* * *
Abolition of the Senate has been an NDP position since 1967. But this year, after the Senate's expense scandals, the party's position seems to be picking up steam.
"What we're seeing is that the vast majority of Canadians agree with us," Mulcair told reporters in Ottawa on Aug. 26, after kicking off his "Roll Up the Red Carpet" tour.
The NDP says its campaign has been a resounding success.
In Saskatoon, where the party held its summer caucus and where it hopes to pick up seats at the next federal election, resident Roberta Crowe says people on the street are talking about the Senate.
"It doesn’t seem to matter where you go, if you happen to bring up one word about politics, (someone will say) 'Did you hear what’s happening in the Senate? Those pensions that they are going to get? … I’m in the wrong line of work.'"
While it won't say specifically how much money the anti-Senate campaign has raised or how many new members it has signed up, NDP national director Nathan Rotman told HuffPost that "it has been one of our best campaigns for acquiring online donations and supporters."
However, records filed with Elections Canada show the party only raised $2.966 million between January and June, after Liberal Senator Mac Harb and Conservative Senator Mike Duffy's questionable housing expenses came to light.
It's less than the previous six months, when the NDP raised $3.938 million and the six-month period before that when the party raised $3.741 million.
The Senate expense scandal has given the NDP the opportunity to connect with more Canadians but it is unclear what impact it will eventually have on the red chamber.
As Mulcair's comments illustrate, scarring from the last round of constitutional talks — with Meech Lake and Charlottetown accords — seems to have tempered Canadian desires for reopening the Constitution.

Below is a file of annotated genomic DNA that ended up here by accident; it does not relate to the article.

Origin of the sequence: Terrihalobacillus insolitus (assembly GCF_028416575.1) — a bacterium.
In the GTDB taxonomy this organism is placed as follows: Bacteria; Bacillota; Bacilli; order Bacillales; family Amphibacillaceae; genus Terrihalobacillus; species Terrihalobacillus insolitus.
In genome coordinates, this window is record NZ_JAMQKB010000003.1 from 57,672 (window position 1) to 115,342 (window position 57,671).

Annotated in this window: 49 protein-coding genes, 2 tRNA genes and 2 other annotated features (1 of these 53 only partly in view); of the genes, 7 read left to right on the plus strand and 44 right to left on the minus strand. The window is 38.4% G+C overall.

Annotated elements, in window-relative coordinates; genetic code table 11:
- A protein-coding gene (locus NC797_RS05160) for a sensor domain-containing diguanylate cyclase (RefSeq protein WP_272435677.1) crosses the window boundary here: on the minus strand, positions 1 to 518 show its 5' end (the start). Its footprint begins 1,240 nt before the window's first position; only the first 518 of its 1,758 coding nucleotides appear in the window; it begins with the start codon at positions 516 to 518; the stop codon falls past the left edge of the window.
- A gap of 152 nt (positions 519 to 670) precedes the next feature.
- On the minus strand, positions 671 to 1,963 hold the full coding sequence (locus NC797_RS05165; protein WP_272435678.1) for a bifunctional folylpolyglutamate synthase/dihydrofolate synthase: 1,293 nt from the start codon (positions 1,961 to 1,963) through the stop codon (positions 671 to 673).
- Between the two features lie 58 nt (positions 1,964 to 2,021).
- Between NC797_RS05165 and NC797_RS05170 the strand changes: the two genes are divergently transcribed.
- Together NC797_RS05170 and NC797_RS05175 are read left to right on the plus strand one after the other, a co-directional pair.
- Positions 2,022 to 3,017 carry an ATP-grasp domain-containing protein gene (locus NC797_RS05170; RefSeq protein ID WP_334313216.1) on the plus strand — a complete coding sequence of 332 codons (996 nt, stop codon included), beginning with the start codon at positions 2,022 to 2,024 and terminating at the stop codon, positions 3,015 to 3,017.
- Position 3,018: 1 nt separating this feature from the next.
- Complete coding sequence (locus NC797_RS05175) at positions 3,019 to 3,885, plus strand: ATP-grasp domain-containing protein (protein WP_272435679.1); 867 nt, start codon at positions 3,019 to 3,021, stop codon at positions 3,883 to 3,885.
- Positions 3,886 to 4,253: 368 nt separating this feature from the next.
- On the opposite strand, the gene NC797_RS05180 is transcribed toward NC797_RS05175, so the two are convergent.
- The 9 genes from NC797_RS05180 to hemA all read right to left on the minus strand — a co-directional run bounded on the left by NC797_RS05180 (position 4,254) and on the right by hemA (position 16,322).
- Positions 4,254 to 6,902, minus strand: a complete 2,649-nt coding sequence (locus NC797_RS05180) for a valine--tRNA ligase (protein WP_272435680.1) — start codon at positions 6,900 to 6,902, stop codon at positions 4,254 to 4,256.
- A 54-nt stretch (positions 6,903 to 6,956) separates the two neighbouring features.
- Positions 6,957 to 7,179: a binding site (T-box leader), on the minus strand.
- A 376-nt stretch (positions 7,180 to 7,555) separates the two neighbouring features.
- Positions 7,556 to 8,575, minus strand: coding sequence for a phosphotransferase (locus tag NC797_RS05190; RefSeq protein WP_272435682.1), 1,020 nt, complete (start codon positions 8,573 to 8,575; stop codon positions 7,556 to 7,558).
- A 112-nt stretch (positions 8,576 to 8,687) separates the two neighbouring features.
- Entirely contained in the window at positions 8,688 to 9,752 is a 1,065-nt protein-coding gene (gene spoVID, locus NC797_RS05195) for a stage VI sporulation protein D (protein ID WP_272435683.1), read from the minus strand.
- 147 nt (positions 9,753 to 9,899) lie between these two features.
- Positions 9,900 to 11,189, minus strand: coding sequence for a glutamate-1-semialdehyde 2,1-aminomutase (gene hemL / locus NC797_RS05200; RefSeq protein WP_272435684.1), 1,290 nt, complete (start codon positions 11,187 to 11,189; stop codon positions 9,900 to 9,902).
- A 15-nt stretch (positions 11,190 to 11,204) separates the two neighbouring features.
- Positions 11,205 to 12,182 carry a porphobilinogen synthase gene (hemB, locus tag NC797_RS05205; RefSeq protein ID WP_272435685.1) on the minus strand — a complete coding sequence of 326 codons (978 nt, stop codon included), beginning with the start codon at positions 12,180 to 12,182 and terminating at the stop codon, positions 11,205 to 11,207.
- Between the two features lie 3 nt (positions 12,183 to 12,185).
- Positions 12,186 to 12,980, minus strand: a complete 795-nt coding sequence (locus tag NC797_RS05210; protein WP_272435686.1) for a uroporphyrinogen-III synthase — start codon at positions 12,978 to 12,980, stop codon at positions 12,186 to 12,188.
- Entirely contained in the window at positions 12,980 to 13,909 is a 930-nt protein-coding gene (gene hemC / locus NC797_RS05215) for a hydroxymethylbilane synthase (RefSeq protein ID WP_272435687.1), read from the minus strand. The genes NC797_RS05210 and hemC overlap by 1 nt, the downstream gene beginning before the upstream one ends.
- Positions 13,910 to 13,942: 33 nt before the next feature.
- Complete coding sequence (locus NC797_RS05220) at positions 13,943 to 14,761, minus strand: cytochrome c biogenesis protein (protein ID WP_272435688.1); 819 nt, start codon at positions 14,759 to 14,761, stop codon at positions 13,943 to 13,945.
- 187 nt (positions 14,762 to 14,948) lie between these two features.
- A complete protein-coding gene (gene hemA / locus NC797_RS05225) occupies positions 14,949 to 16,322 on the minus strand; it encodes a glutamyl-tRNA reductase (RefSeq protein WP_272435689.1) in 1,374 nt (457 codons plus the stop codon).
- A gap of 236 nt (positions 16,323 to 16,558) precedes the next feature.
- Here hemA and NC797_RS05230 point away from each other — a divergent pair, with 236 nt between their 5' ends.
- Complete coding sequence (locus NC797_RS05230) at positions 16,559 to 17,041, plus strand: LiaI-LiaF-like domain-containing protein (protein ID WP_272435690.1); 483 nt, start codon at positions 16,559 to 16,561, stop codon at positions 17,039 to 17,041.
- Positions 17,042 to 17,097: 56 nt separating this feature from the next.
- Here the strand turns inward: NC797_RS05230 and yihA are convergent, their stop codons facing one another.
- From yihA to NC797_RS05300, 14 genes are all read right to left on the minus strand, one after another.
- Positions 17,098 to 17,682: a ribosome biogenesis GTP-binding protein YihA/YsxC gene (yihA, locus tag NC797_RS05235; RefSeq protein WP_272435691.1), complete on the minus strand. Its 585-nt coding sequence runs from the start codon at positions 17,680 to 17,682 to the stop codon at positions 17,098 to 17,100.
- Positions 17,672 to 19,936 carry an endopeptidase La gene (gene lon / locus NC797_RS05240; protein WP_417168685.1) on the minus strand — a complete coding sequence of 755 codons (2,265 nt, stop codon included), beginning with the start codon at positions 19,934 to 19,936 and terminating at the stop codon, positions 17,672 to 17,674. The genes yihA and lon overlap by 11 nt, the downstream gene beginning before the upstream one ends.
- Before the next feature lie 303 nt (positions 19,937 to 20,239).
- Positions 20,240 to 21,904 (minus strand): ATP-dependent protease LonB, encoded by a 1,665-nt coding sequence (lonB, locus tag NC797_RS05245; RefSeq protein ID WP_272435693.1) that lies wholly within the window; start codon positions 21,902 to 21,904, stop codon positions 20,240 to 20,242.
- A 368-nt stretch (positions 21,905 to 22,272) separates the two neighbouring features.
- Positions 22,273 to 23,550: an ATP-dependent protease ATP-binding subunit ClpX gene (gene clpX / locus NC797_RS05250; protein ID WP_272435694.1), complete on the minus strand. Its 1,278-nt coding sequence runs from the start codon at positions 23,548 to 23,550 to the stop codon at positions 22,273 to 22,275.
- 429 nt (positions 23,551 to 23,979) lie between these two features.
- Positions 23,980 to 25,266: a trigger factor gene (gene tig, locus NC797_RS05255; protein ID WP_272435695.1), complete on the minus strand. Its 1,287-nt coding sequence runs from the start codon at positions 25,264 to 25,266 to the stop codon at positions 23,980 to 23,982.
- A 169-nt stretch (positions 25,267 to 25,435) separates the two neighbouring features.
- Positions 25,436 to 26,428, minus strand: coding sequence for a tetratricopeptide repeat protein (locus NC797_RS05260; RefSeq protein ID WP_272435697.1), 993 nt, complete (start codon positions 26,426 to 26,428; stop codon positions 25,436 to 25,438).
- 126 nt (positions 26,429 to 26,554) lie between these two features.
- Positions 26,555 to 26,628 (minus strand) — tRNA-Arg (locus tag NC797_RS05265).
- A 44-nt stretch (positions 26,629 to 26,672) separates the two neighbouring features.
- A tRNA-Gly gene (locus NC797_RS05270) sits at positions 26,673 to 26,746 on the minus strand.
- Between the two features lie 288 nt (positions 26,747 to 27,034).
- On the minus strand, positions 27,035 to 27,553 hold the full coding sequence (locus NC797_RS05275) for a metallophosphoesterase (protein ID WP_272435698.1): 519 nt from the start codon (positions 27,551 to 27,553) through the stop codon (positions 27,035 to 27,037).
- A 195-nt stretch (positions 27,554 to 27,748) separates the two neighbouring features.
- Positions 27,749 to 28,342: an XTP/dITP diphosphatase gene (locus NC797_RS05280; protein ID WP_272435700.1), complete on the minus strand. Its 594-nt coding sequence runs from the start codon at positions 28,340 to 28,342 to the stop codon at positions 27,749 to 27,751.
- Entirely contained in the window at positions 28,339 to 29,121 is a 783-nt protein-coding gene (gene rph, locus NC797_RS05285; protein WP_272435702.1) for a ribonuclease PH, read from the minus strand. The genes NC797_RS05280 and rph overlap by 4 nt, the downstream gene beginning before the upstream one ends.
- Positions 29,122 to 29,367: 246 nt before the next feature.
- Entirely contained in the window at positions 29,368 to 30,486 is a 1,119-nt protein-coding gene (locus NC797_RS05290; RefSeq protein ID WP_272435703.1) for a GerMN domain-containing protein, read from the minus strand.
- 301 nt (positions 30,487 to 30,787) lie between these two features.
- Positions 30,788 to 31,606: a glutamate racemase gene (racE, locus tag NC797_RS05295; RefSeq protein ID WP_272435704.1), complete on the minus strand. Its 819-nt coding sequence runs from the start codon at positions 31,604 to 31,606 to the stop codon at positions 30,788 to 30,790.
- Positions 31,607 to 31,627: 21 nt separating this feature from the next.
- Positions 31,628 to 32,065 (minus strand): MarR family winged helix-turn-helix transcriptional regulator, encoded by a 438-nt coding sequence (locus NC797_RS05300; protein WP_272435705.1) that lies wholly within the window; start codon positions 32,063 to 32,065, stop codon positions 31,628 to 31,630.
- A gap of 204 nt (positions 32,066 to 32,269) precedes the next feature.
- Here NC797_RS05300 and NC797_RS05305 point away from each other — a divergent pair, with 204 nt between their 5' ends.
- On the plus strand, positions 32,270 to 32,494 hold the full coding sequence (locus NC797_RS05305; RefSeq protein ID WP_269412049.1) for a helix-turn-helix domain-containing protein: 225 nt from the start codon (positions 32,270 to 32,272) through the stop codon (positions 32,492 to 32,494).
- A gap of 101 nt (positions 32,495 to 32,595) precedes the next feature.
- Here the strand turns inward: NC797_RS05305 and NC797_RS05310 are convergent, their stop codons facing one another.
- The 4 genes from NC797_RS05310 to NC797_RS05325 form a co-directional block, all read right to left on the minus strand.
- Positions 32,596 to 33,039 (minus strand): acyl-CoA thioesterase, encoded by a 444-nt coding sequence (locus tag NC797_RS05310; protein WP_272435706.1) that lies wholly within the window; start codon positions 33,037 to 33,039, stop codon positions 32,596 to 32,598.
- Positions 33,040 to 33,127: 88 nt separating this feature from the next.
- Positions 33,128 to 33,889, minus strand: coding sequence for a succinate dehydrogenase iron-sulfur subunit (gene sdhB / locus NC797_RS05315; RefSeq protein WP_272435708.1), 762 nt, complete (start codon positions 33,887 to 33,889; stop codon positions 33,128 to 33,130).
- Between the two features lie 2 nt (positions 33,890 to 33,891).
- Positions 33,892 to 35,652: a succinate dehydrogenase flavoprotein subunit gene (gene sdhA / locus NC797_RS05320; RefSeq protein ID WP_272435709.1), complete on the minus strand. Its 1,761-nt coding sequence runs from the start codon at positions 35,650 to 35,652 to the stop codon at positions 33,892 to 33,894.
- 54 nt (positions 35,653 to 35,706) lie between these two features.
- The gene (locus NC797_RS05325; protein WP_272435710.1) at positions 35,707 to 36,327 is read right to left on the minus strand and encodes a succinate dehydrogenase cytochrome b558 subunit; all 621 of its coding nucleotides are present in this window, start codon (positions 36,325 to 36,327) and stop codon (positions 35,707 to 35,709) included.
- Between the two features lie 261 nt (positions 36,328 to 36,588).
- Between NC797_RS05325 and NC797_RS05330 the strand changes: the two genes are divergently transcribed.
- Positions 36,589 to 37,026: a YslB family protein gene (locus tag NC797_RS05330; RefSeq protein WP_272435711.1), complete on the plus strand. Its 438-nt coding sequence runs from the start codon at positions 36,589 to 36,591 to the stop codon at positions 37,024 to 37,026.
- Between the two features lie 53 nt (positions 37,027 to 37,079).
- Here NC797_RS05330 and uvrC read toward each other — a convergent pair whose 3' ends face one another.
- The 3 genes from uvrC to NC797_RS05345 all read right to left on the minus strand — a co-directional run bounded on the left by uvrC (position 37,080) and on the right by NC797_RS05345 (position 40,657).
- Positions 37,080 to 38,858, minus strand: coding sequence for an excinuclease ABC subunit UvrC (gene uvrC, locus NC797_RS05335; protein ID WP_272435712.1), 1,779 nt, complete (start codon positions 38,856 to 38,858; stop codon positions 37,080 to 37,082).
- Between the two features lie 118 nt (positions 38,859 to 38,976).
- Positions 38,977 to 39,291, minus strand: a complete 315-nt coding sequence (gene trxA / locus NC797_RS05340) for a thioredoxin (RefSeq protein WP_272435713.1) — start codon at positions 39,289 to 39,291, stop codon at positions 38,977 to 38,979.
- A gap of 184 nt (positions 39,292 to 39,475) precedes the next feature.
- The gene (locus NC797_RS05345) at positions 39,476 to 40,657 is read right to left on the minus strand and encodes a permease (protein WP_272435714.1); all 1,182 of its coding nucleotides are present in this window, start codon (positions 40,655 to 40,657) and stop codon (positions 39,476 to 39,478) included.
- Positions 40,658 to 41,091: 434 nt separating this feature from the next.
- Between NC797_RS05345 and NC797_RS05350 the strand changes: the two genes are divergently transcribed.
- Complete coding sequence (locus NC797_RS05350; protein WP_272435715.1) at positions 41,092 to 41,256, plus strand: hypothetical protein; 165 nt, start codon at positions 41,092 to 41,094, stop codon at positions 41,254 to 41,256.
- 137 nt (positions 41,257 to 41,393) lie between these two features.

NDP-turned-Liberal MP Lise St-Denis told the Huffington Post in a phone interview that one of the reasons she abruptly quit the NDP after Jack Layton's death, eight months after her election, was the party's position on the Senate.
Although an NDP volunteer for 10 years, St-Denis said Senate abolition was not something she paid particular attention to; nor was it something constituents talked about during the last federal election campaign.
After a few months in Ottawa, however, the MP for Saint-Maurice–Champlain said she came to see that the Senate plays a useful role. It represents regions and minorities, produces thoughtful, detailed reports on public policy issues and revises legislation passed by the House, she said.
Quebec needs to hang on to its representation in the upper chamber, where it is constitutionally guaranteed nearly a quarter of the seats, she said.
"Do you really think that the provinces who benefit — who have more senators than the others — would accept to abolish the Senate?" St-Denis asked. "I think it’s a problem we talk a lot about, but it’s not doable."
St-Denis said she would like to see Quebec endorse the Constitution one day. But "I think that if we were to open the Constitution, there would be other topics that would be included."
The Liberal party — which counts 33 senators among its caucus — is opposed to abolition and favours reforms that do not involve reopening the Constitution, she said. Liberals "don’t want more interminable discussions like we saw in Meech," St-Denis said. "But are they right? Or are they wrong? It’s hard to say for now."